Because of the intense focus that SEO-IAT brings to one child at a time, families often experience a sense of empowerment, knowing that this team has carefully considered all available options and has given them the tools and guidance to effect change, Soroka added.
A collaboration of care
In the SEO-IAT process, families become active participants in decisions about the course of action, and they learn how to advocate for their child. The team draws on expertise from a broad range of agencies and communities, adding to the quality of its offerings, according to Soroka.
The program’s evaluation model also helps to generate recommendations and referrals to the necessary support services and resources.
“We know that accessing appropriate services early can potentially lead to enhanced function for these children, or at least to the prevention of further delays," said Jessica Foster, a developmental-behavioral pediatrician at Nationwide Children’s Hospital.
Sarah Taylor, the speech-language pathologist on the team, believes having the SEO-IAT staffed primarily by local people – “folks who live here and know the resources and challenges parents face” – is key.
"Recommendations are made with an awareness of the strengths and weaknesses in our region and take into account the uniqueness and diversity of southeast Ohio,” Taylor said.
Meeks added, "Parents no longer have to drive 90 minutes to Columbus or wait for months for their child to be seen. Our goal is to have local services that meet the needs of children that previously had to travel to Columbus or Cincinnati."
A holistic approach
Brandie Nance, Ohio University's Hearing, Speech and Language Clinic clinical supervisor, fulfills a dual role within the SEO-IAT. Not only does she serve as the team audiologist to ensure that a hearing loss is not causing the behavioral difficulties, she also serves as the SEO-IAT coordinator and works to keep the team organized and on track.
Nance explained that the interdisciplinary approach is considered best practice in the diagnosis of many behavioral and developmental disorders.
Under this model, SEO-IAT professionals review each incoming case as a team to determine the child’s needs. After the child is evaluated from each professional perspective, the team reconvenes to review the evaluations. They then meet with the family to provide an assessment overview and a next steps document.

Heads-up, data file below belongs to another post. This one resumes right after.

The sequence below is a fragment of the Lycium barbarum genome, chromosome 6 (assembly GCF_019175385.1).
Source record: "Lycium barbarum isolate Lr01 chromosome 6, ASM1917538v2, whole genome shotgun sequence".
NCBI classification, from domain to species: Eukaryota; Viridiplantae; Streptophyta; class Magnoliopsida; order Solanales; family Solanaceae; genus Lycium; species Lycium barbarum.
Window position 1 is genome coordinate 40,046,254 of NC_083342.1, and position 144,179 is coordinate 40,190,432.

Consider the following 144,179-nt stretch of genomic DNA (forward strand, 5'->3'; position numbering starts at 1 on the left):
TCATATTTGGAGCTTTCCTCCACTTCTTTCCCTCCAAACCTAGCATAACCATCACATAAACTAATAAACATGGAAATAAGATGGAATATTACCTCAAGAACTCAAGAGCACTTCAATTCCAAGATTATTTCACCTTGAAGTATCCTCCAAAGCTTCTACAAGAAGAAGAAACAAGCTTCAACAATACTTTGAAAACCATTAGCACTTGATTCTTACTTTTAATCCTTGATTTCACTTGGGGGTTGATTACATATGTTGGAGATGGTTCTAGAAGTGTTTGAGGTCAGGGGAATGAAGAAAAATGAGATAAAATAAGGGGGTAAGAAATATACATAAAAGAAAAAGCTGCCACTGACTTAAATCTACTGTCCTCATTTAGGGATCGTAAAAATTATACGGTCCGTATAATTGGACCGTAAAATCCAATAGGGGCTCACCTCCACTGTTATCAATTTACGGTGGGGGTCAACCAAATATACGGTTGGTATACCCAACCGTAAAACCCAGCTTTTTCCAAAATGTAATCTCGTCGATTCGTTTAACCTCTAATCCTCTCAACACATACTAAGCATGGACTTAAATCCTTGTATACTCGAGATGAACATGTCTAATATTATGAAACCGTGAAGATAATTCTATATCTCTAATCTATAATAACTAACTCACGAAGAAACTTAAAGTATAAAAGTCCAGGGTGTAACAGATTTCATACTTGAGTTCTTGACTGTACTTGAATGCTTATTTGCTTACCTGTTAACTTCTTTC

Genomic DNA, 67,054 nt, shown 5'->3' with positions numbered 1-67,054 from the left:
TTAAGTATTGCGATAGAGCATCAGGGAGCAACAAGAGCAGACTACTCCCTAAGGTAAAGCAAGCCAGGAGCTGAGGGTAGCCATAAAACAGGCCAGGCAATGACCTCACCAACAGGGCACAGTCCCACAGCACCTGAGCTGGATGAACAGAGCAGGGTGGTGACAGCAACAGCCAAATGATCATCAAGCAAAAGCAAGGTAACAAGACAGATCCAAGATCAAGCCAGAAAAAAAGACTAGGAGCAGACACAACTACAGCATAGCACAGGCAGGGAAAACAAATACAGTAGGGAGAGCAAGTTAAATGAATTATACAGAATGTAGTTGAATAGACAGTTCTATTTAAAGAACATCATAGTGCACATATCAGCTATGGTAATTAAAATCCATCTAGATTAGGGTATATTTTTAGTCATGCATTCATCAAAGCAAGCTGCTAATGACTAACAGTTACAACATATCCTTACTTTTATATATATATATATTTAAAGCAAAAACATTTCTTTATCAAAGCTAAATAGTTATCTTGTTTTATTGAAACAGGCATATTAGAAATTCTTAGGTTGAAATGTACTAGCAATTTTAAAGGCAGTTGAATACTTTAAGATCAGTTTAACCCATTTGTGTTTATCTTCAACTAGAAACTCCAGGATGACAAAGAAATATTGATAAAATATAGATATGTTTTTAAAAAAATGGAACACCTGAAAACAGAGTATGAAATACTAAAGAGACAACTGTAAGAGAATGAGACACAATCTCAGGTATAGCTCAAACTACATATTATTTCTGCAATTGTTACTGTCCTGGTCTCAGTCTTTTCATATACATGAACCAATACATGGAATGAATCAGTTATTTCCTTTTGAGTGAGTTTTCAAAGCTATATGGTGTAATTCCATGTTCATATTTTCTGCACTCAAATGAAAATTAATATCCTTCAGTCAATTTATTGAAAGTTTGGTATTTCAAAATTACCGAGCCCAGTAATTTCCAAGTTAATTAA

“Our process removes the frustration of telling each provider the same concerns and only having one portion of the concern addressed by that particular discipline," Nance said.
Although the collaboration between various disciplines has proven effective for the families they serve, SEO-IAT is always looking for ways to improve on these services.
The group is currently looking into how to utilize technology to overcome the barriers of distance, according to Foster. This includes using teleconferencing technology to meet face-to-face between clinic sessions, as well as developing telehealth technology to support the clinical services being provided at the on-site Athens clinic.
“We hope that our use of technology will help improve the sustainability of our program and improve access to our services in the future," Foster said.
A sense of hope
Following hours of observation, interaction and evaluation, the SEO-IAT assessment team provided Will and his parents with a diagnosis: autism spectrum disorder.
But the family left the clinic that day with much more than a diagnosis.
They also left with recommendations about services that would be needed. They were provided with information from the Ohio Center for Autism and Low Incidence (OCALI) and other autism organizations. And they were referred to the public schools for in-school services to assist Will in the classroom.
Family Navigators also aided the Browns with setting up follow-up appointments with other health-care professionals and service organizations, as needed. And, since the Browns did not have insurance, a team member helped them complete the necessary financial forms that would qualify them for assistance in covering the costs of the assessment.
“We feel it’s important to be providing some of the best services around,” said Nance. “The University is (providing) the place for this to happen… and personnel. The structure gives us the opportunity to serve the community.”
“People in Athens and the surrounding community look to the University to be a leader in healthcare,” added Meeks. “We’re not just about higher learning. That’s not as important to some people as just being healthy and getting the services they need.”
For further information about services provided by the SEO-IAT, contact Brandie Nance at the Ohio University Hearing, Speech & Language Clinic at 740-593-1404 or Sue Meeks in the Family Navigator Program at 740-593-9534. Parents may also talk to their primary care provider for referral.